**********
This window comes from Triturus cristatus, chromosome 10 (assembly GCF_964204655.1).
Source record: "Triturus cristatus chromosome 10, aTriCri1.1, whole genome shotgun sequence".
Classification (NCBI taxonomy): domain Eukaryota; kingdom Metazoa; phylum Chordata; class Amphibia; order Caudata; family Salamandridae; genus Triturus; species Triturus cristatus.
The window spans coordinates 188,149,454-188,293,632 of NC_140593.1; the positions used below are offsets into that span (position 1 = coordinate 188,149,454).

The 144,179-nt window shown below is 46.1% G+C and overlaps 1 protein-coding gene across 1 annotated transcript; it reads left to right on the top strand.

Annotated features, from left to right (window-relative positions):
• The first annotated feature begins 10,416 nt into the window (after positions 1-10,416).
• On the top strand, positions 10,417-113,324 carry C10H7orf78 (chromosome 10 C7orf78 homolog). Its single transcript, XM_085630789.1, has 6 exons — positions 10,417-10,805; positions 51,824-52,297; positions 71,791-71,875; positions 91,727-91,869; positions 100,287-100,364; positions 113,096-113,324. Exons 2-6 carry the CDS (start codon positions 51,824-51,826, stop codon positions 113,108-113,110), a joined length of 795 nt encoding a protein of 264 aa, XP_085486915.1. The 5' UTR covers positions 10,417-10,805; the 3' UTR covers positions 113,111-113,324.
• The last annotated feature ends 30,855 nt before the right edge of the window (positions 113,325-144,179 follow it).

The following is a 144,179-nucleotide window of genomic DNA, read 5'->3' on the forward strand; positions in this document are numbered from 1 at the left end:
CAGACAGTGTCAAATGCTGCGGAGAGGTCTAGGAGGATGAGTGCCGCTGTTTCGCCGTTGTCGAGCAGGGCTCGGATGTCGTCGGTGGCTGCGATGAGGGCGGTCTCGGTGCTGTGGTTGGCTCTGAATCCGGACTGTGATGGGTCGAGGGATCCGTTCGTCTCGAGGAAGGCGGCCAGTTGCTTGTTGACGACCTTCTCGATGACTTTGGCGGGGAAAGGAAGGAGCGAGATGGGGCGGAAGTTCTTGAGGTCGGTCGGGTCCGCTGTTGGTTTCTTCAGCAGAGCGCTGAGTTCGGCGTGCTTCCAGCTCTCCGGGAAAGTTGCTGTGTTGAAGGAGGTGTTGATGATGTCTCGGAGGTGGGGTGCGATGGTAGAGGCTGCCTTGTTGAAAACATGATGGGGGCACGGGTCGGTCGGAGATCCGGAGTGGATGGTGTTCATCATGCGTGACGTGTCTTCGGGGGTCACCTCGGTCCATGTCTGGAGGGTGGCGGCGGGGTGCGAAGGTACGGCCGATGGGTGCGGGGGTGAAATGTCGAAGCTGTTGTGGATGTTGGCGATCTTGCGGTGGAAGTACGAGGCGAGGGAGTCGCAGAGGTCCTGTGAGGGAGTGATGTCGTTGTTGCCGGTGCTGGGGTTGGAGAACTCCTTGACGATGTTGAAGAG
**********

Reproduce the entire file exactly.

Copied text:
This window comes from Triturus cristatus, chromosome 10 (assembly GCF_964204655.1).
Source record: "Triturus cristatus chromosome 10, aTriCri1.1, whole genome shotgun sequence".
Classification (NCBI taxonomy): domain Eukaryota; kingdom Metazoa; phylum Chordata; class Amphibia; order Caudata; family Salamandridae; genus Triturus; species Triturus cristatus.
The window spans coordinates 188,149,454-188,293,632 of NC_140593.1; the positions used below are offsets into that span (position 1 = coordinate 188,149,454).

The 144,179-nt window shown below is 46.1% G+C and overlaps 1 protein-coding gene across 1 annotated transcript; it reads left to right on the top strand.

Annotated features, from left to right (window-relative positions):
• The first annotated feature begins 10,416 nt into the window (after positions 1-10,416).
• On the top strand, positions 10,417-113,324 carry C10H7orf78 (chromosome 10 C7orf78 homolog). Its single transcript, XM_085630789.1, has 6 exons — positions 10,417-10,805; positions 51,824-52,297; positions 71,791-71,875; positions 91,727-91,869; positions 100,287-100,364; positions 113,096-113,324. Exons 2-6 carry the CDS (start codon positions 51,824-51,826, stop codon positions 113,108-113,110), a joined length of 795 nt encoding a protein of 264 aa, XP_085486915.1. The 5' UTR covers positions 10,417-10,805; the 3' UTR covers positions 113,111-113,324.
• The last annotated feature ends 30,855 nt before the right edge of the window (positions 113,325-144,179 follow it).

The following is a 144,179-nucleotide window of genomic DNA, read 5'->3' on the forward strand; positions in this document are numbered from 1 at the left end:
CAGACAGTGTCAAATGCTGCGGAGAGGTCTAGGAGGATGAGTGCCGCTGTTTCGCCGTTGTCGAGCAGGGCTCGGATGTCGTCGGTGGCTGCGATGAGGGCGGTCTCGGTGCTGTGGTTGGCTCTGAATCCGGACTGTGATGGGTCGAGGGATCCGTTCGTCTCGAGGAAGGCGGCCAGTTGCTTGTTGACGACCTTCTCGATGACTTTGGCGGGGAAAGGAAGGAGCGAGATGGGGCGGAAGTTCTTGAGGTCGGTCGGGTCCGCTGTTGGTTTCTTCAGCAGAGCGCTGAGTTCGGCGTGCTTCCAGCTCTCCGGGAAAGTTGCTGTGTTGAAGGAGGTGTTGATGATGTCTCGGAGGTGGGGTGCGATGGTAGAGGCTGCCTTGTTGAAAACATGATGGGGGCACGGGTCGGTCGGAGATCCGGAGTGGATGGTGTTCATCATGCGTGACGTGTCTTCGGGGGTCACCTCGGTCCATGTCTGGAGGGTGGCGGCGGGGTGCGAAGGTACGGCCGATGGGTGCGGGGGTGAAATGTCGAAGCTGTTGTGGATGTTGGCGATCTTGCGGTGGAAGTACGAGGCGAGGGAGTCGCAGAGGTCCTGTGAGGGAGTGATGTCGTTGTTGCCGGTGCTGGGGTTGGAGAACTCCTTGACGATGTTGAAGAG